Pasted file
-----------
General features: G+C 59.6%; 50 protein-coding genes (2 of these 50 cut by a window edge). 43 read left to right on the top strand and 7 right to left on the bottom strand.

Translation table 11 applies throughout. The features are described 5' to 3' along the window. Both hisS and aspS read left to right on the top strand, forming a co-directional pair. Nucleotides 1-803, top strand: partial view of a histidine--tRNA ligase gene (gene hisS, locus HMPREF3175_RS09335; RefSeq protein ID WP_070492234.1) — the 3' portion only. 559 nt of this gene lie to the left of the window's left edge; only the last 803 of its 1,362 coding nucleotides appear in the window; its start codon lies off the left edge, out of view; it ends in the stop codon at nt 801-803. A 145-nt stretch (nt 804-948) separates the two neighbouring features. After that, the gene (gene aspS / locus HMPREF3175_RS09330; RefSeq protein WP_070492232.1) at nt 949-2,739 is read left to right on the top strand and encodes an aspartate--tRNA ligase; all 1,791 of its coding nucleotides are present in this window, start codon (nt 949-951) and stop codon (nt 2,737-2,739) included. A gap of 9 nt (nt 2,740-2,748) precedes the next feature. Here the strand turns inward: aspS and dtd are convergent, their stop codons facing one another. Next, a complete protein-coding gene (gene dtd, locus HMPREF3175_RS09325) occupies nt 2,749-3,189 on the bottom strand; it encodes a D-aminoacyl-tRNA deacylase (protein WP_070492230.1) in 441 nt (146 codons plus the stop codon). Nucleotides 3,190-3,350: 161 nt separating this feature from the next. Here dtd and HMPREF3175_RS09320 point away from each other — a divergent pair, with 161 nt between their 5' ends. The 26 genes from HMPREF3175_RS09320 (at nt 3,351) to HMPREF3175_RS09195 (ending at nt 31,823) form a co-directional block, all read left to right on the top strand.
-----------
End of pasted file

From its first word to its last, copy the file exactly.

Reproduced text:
General features: G+C 59.6%; 50 protein-coding genes (2 of these 50 cut by a window edge). 43 read left to right on the top strand and 7 right to left on the bottom strand.

Translation table 11 applies throughout. The features are described 5' to 3' along the window. Both hisS and aspS read left to right on the top strand, forming a co-directional pair. Nucleotides 1-803, top strand: partial view of a histidine--tRNA ligase gene (gene hisS, locus HMPREF3175_RS09335; RefSeq protein ID WP_070492234.1) — the 3' portion only. 559 nt of this gene lie to the left of the window's left edge; only the last 803 of its 1,362 coding nucleotides appear in the window; its start codon lies off the left edge, out of view; it ends in the stop codon at nt 801-803. A 145-nt stretch (nt 804-948) separates the two neighbouring features. After that, the gene (gene aspS / locus HMPREF3175_RS09330; RefSeq protein WP_070492232.1) at nt 949-2,739 is read left to right on the top strand and encodes an aspartate--tRNA ligase; all 1,791 of its coding nucleotides are present in this window, start codon (nt 949-951) and stop codon (nt 2,737-2,739) included. A gap of 9 nt (nt 2,740-2,748) precedes the next feature. Here the strand turns inward: aspS and dtd are convergent, their stop codons facing one another. Next, a complete protein-coding gene (gene dtd, locus HMPREF3175_RS09325) occupies nt 2,749-3,189 on the bottom strand; it encodes a D-aminoacyl-tRNA deacylase (protein WP_070492230.1) in 441 nt (146 codons plus the stop codon). Nucleotides 3,190-3,350: 161 nt separating this feature from the next. Here dtd and HMPREF3175_RS09320 point away from each other — a divergent pair, with 161 nt between their 5' ends. The 26 genes from HMPREF3175_RS09320 (at nt 3,351) to HMPREF3175_RS09195 (ending at nt 31,823) form a co-directional block, all read left to right on the top strand.